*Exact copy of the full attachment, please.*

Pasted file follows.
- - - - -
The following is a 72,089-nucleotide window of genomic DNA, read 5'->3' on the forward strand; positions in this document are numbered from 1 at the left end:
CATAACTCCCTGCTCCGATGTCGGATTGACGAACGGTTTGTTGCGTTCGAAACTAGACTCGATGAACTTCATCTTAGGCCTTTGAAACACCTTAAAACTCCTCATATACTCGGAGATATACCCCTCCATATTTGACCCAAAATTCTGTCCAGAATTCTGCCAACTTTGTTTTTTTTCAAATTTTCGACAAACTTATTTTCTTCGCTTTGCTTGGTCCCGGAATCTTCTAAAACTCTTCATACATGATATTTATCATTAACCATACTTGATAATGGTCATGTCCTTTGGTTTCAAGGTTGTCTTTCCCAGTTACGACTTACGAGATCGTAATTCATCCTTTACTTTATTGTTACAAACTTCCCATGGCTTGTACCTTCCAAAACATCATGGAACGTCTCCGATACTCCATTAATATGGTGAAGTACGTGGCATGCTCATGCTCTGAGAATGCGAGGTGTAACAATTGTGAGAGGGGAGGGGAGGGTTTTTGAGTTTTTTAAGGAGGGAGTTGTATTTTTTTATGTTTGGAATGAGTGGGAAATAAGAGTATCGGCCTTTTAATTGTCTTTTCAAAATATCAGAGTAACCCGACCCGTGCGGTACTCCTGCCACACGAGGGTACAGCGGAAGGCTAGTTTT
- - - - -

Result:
The following is a 72,089-nucleotide window of genomic DNA, read 5'->3' on the forward strand; positions in this document are numbered from 1 at the left end:
CATAACTCCCTGCTCCGATGTCGGATTGACGAACGGTTTGTTGCGTTCGAAACTAGACTCGATGAACTTCATCTTAGGCCTTTGAAACACCTTAAAACTCCTCATATACTCGGAGATATACCCCTCCATATTTGACCCAAAATTCTGTCCAGAATTCTGCCAACTTTGTTTTTTTTCAAATTTTCGACAAACTTATTTTCTTCGCTTTGCTTGGTCCCGGAATCTTCTAAAACTCTTCATACATGATATTTATCATTAACCATACTTGATAATGGTCATGTCCTTTGGTTTCAAGGTTGTCTTTCCCAGTTACGACTTACGAGATCGTAATTCATCCTTTACTTTATTGTTACAAACTTCCCATGGCTTGTACCTTCCAAAACATCATGGAACGTCTCCGATACTCCATTAATATGGTGAAGTACGTGGCATGCTCATGCTCTGAGAATGCGAGGTGTAACAATTGTGAGAGGGGAGGGGAGGGTTTTTGAGTTTTTTAAGGAGGGAGTTGTATTTTTTTATGTTTGGAATGAGTGGGAAATAAGAGTATCGGCCTTTTAATTGTCTTTTCAAAATATCAGAGTAACCCGACCCGTGCGGTACTCCTGCCACACGAGGGTACAGCGGAAGGCTAGTTTT